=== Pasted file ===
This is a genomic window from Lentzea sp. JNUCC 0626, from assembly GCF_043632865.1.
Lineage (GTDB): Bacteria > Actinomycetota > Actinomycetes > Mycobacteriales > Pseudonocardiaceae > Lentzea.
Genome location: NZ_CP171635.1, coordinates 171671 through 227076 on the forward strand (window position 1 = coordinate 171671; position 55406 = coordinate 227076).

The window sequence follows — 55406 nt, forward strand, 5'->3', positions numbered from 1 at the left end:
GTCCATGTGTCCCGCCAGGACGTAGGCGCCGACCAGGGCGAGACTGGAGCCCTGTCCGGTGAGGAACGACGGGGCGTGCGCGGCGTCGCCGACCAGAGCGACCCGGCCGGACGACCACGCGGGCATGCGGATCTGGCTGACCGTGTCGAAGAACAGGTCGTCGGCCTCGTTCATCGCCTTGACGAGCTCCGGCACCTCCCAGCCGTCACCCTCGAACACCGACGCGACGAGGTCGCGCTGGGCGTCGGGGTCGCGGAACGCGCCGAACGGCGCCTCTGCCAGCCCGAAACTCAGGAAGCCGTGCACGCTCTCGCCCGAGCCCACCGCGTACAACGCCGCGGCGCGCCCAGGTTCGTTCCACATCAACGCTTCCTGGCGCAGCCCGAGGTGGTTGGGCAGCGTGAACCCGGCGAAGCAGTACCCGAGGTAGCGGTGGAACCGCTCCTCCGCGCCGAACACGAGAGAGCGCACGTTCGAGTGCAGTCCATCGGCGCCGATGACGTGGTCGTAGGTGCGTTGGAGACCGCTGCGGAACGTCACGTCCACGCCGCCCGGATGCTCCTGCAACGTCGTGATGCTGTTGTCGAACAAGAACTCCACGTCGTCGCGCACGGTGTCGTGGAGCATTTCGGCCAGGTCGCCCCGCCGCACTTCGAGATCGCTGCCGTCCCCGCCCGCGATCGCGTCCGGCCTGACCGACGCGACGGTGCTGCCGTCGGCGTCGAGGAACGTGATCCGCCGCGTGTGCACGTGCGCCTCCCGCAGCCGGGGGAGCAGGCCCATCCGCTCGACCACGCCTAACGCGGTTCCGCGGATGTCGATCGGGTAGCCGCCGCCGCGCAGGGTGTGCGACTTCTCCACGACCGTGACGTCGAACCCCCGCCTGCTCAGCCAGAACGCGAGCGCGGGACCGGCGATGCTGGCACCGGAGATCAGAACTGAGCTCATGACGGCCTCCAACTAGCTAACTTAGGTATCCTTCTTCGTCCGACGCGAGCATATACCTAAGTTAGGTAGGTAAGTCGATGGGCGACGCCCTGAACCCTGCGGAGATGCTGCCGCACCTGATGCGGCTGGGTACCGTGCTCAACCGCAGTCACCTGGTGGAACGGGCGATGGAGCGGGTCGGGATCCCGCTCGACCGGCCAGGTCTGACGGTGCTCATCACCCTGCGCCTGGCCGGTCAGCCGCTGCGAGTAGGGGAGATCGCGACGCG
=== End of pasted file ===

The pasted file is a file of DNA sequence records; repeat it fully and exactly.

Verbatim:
This is a genomic window from Lentzea sp. JNUCC 0626, from assembly GCF_043632865.1.
Lineage (GTDB): Bacteria > Actinomycetota > Actinomycetes > Mycobacteriales > Pseudonocardiaceae > Lentzea.
Genome location: NZ_CP171635.1, coordinates 171671 through 227076 on the forward strand (window position 1 = coordinate 171671; position 55406 = coordinate 227076).

The window sequence follows — 55406 nt, forward strand, 5'->3', positions numbered from 1 at the left end:
GTCCATGTGTCCCGCCAGGACGTAGGCGCCGACCAGGGCGAGACTGGAGCCCTGTCCGGTGAGGAACGACGGGGCGTGCGCGGCGTCGCCGACCAGAGCGACCCGGCCGGACGACCACGCGGGCATGCGGATCTGGCTGACCGTGTCGAAGAACAGGTCGTCGGCCTCGTTCATCGCCTTGACGAGCTCCGGCACCTCCCAGCCGTCACCCTCGAACACCGACGCGACGAGGTCGCGCTGGGCGTCGGGGTCGCGGAACGCGCCGAACGGCGCCTCTGCCAGCCCGAAACTCAGGAAGCCGTGCACGCTCTCGCCCGAGCCCACCGCGTACAACGCCGCGGCGCGCCCAGGTTCGTTCCACATCAACGCTTCCTGGCGCAGCCCGAGGTGGTTGGGCAGCGTGAACCCGGCGAAGCAGTACCCGAGGTAGCGGTGGAACCGCTCCTCCGCGCCGAACACGAGAGAGCGCACGTTCGAGTGCAGTCCATCGGCGCCGATGACGTGGTCGTAGGTGCGTTGGAGACCGCTGCGGAACGTCACGTCCACGCCGCCCGGATGCTCCTGCAACGTCGTGATGCTGTTGTCGAACAAGAACTCCACGTCGTCGCGCACGGTGTCGTGGAGCATTTCGGCCAGGTCGCCCCGCCGCACTTCGAGATCGCTGCCGTCCCCGCCCGCGATCGCGTCCGGCCTGACCGACGCGACGGTGCTGCCGTCGGCGTCGAGGAACGTGATCCGCCGCGTGTGCACGTGCGCCTCCCGCAGCCGGGGGAGCAGGCCCATCCGCTCGACCACGCCTAACGCGGTTCCGCGGATGTCGATCGGGTAGCCGCCGCCGCGCAGGGTGTGCGACTTCTCCACGACCGTGACGTCGAACCCCCGCCTGCTCAGCCAGAACGCGAGCGCGGGACCGGCGATGCTGGCACCGGAGATCAGAACTGAGCTCATGACGGCCTCCAACTAGCTAACTTAGGTATCCTTCTTCGTCCGACGCGAGCATATACCTAAGTTAGGTAGGTAAGTCGATGGGCGACGCCCTGAACCCTGCGGAGATGCTGCCGCACCTGATGCGGCTGGGTACCGTGCTCAACCGCAGTCACCTGGTGGAACGGGCGATGGAGCGGGTCGGGATCCCGCTCGACCGGCCAGGTCTGACGGTGCTCATCACCCTGCGCCTGGCCGGTCAGCCGCTGCGAGTAGGGGAGATCGCGACGCG